Richard Nixon photo

Remarks at the Lighting of the Nation's Christmas Tree

December 16, 1969

Mr. Secretary, Mr. Congressman, Mr. Mayor, members of the Diplomatic Corps, and my fellow Americans:

I wish to express appreciation for the very generous statements that have been made and the citation read just a few moments ago and also for the flowers that have been presented to Mrs. Nixon, and also to the choir from Chattanooga, Tennessee, which has entertained us in such, it seems to me, a moving way in this Christmas season.

As we look at this great tree, we are reminded of the fact that all over America during these next 2 weeks there will be trees in American homes. Forty-five million American homes will have Christmas trees that they will be lighting each in their own way.

This tree has a special meaning. It belongs to all the Nation. And that is why, as we look at this tree we think of America; we think of its role in the world; we think of the past, and we think of the future and, particularly, I think we understand that this is a very significant year in the history of our country, because it is the last Christmas of the sixties.

Next year, we enter the year of the seventies; and in the period of the seventies, the United States has a great challenge, a great challenge for the role of leadership which is ours, one that we accept, one that we did not ask for, but one in which we will meet that challenge and meet it effectively.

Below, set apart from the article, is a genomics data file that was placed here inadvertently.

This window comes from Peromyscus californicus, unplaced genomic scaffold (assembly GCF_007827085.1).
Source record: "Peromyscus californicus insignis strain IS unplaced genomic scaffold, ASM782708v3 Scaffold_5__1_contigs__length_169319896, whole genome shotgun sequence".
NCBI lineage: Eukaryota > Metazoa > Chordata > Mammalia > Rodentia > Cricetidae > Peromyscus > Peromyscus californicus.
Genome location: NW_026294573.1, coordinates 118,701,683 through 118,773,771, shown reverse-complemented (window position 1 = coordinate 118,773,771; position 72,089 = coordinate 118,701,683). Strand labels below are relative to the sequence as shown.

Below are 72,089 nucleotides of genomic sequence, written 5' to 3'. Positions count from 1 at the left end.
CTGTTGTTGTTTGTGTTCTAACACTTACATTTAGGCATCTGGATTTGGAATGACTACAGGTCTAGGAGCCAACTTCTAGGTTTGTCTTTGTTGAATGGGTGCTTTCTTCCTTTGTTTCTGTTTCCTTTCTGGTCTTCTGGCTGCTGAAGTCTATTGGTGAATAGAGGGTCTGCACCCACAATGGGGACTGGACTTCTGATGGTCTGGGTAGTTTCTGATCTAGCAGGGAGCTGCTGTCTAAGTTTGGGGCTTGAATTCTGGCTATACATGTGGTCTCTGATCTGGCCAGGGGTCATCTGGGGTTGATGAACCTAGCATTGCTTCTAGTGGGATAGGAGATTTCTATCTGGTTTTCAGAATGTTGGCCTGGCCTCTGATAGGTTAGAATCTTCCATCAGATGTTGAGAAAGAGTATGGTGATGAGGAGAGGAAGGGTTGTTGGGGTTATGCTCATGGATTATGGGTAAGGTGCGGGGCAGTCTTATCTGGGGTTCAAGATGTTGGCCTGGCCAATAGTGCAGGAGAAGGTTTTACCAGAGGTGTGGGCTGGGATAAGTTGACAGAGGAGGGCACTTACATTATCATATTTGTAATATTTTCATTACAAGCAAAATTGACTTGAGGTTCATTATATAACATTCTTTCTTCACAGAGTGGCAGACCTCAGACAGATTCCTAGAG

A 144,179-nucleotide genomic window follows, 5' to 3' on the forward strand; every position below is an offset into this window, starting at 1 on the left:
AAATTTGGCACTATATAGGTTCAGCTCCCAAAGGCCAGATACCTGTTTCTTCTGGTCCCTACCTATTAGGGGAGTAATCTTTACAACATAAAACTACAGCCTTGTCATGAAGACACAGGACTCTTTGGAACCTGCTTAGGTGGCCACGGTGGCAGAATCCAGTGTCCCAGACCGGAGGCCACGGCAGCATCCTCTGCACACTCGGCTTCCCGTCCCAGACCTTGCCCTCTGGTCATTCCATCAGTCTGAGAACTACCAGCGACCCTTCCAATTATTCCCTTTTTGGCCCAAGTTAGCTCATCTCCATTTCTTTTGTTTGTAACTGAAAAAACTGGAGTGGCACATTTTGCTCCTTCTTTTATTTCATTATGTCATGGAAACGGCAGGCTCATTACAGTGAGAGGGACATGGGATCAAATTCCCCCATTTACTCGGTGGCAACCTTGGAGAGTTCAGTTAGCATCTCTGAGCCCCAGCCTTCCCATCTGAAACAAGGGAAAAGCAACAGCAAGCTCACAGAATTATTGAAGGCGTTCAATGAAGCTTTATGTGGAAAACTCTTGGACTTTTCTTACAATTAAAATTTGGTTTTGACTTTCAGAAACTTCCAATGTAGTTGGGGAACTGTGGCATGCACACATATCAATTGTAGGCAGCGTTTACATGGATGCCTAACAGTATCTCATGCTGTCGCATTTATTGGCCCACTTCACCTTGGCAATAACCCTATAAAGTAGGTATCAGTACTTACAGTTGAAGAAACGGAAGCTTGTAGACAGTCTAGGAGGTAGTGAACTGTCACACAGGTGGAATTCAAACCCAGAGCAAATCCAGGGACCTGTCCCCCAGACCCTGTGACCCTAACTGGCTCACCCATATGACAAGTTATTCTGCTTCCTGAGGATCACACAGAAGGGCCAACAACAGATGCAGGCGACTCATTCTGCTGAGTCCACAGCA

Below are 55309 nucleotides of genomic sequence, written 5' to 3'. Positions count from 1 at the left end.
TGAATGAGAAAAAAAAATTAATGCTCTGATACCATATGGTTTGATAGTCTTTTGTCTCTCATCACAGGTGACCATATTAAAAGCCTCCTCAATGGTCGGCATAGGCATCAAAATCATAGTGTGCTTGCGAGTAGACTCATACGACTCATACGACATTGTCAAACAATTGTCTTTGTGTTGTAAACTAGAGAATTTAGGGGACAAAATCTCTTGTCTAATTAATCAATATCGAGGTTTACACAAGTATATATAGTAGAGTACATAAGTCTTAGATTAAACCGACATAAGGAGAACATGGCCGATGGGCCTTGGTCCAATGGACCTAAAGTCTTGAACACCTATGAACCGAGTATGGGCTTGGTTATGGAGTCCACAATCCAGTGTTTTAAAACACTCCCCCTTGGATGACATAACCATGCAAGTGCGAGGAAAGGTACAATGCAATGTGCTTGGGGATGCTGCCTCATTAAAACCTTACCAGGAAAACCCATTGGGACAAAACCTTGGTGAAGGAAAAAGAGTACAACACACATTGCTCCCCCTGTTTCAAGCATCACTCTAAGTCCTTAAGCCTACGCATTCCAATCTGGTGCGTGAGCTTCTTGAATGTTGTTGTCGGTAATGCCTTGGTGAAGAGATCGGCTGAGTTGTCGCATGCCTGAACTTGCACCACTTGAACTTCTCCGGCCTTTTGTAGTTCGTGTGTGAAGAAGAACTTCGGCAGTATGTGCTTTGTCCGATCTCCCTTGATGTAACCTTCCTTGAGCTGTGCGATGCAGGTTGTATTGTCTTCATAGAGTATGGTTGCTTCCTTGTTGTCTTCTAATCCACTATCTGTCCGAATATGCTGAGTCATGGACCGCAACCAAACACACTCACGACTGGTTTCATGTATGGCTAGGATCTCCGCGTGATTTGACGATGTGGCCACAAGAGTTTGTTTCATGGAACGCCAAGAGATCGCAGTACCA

As we enter the years of the seventies, I think it might be well for us to get a historical perspective--to think a moment of this tree, a tree, incidentally, that grew up in the home county of my father in Ohio.1 That tree, incidentally, is 70 years of age, and I was thinking and you probably now may think with me of what America was just 70 years ago.

1The President's reference to Ohio was intended to be related to the 57 small trees which were a part of the setting, rather than the large tree which came from the State of New York,

There were only 75 million people in America then. There were no automobiles. There was no television. There were no radios. There were no airplanes.

America was not the major power of the world. It was a strong nation, but not as strong as many others in the world. And now in just 70 years, we look at America today as we enter the decade of the seventies. We have 200 million people, and by the end of the century, just 35 years more, 30 years more, we will be 300 million people.

And if we want to get the statistics on the other points that I mentioned, there are 85 million television sets, there are 80 million automobiles, there are 300 million radios in America, and 150,000 airplanes.

And we can point to the fact, too, that in this country of ours today, as distinguished from just 70 years ago when that tree was just a sapling out in Ohio--today America is the richest nation in the world; we are the strongest nation in the world. All of these things of course we look to; we point to them with a certain sense of pride. We also recognize that there is another difference, a difference which we should recognize and a difference that we want to correct. Seventy years ago, America was at peace. Today, America is not at peace.